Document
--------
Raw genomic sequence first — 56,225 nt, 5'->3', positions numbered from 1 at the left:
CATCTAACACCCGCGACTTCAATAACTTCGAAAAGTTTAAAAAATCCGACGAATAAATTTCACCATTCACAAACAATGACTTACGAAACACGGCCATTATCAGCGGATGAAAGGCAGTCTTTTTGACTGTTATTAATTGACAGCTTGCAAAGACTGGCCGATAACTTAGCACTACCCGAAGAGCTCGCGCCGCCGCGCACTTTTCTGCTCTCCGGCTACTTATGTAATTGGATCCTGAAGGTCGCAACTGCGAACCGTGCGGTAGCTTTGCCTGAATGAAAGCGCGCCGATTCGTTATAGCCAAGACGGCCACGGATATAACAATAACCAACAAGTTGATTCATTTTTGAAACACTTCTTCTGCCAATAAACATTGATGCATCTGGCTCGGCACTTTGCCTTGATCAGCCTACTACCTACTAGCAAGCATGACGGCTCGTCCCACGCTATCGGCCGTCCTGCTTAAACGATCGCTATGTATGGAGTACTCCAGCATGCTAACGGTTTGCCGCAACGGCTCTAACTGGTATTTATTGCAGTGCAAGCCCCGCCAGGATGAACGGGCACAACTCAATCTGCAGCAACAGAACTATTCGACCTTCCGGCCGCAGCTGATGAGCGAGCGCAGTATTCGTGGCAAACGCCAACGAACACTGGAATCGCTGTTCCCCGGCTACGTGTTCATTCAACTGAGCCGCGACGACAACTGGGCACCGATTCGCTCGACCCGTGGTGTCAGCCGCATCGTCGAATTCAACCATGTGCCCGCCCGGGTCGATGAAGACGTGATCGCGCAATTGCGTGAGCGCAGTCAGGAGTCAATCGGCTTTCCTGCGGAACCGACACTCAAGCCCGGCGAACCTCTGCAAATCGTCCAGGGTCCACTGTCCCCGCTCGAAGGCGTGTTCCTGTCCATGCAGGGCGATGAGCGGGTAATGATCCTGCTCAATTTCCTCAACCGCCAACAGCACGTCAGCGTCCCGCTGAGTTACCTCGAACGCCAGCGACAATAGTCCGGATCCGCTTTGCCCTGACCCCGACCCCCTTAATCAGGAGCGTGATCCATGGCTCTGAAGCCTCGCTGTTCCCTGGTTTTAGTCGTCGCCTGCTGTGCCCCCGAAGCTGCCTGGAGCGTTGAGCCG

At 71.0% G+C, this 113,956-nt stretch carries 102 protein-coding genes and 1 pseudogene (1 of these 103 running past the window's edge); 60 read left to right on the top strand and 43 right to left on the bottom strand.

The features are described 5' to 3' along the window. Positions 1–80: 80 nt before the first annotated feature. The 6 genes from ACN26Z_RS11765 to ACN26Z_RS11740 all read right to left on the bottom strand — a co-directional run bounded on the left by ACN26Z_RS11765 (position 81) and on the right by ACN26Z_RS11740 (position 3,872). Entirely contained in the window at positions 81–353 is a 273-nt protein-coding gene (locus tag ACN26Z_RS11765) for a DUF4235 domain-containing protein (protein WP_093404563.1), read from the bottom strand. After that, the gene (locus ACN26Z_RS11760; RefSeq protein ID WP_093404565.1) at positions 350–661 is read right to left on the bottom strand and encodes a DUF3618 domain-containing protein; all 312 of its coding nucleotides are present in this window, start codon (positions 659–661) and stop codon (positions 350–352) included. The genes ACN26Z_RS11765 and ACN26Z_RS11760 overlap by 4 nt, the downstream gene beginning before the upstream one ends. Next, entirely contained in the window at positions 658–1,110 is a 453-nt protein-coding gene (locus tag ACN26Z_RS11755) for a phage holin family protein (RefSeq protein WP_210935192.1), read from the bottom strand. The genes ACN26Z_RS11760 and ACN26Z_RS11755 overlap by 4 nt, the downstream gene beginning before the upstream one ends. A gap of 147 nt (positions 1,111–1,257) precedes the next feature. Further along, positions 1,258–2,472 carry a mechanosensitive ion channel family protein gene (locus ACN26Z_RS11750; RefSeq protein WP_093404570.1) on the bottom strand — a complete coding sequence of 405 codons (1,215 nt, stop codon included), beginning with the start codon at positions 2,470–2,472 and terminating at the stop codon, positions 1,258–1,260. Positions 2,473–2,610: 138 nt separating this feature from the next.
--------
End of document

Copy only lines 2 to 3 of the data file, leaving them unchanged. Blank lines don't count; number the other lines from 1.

CATCTAACACCCGCGACTTCAATAACTTCGAAAAGTTTAAAAAATCCGACGAATAAATTTCACCATTCACAAACAATGACTTACGAAACACGGCCATTATCAGCGGATGAAAGGCAGTCTTTTTGACTGTTATTAATTGACAGCTTGCAAAGACTGGCCGATAACTTAGCACTACCCGAAGAGCTCGCGCCGCCGCGCACTTTTCTGCTCTCCGGCTACTTATGTAATTGGATCCTGAAGGTCGCAACTGCGAACCGTGCGGTAGCTTTGCCTGAATGAAAGCGCGCCGATTCGTTATAGCCAAGACGGCCACGGATATAACAATAACCAACAAGTTGATTCATTTTTGAAACACTTCTTCTGCCAATAAACATTGATGCATCTGGCTCGGCACTTTGCCTTGATCAGCCTACTACCTACTAGCAAGCATGACGGCTCGTCCCACGCTATCGGCCGTCCTGCTTAAACGATCGCTATGTATGGAGTACTCCAGCATGCTAACGGTTTGCCGCAACGGCTCTAACTGGTATTTATTGCAGTGCAAGCCCCGCCAGGATGAACGGGCACAACTCAATCTGCAGCAACAGAACTATTCGACCTTCCGGCCGCAGCTGATGAGCGAGCGCAGTATTCGTGGCAAACGCCAACGAACACTGGAATCGCTGTTCCCCGGCTACGTGTTCATTCAACTGAGCCGCGACGACAACTGGGCACCGATTCGCTCGACCCGTGGTGTCAGCCGCATCGTCGAATTCAACCATGTGCCCGCCCGGGTCGATGAAGACGTGATCGCGCAATTGCGTGAGCGCAGTCAGGAGTCAATCGGCTTTCCTGCGGAACCGACACTCAAGCCCGGCGAACCTCTGCAAATCGTCCAGGGTCCACTGTCCCCGCTCGAAGGCGTGTTCCTGTCCATGCAGGGCGATGAGCGGGTAATGATCCTGCTCAATTTCCTCAACCGCCAACAGCACGTCAGCGTCCCGCTGAGTTACCTCGAACGCCAGCGACAATAGTCCGGATCCGCTTTGCCCTGACCCCGACCCCCTTAATCAGGAGCGTGATCCATGGCTCTGAAGCCTCGCTGTTCCCTGGTTTTAGTCGTCGCCTGCTGTGCCCCCGAAGCTGCCTGGAGCGTTGAGCCG

At 71.0% G+C, this 113,956-nt stretch carries 102 protein-coding genes and 1 pseudogene (1 of these 103 running past the window's edge); 60 read left to right on the top strand and 43 right to left on the bottom strand.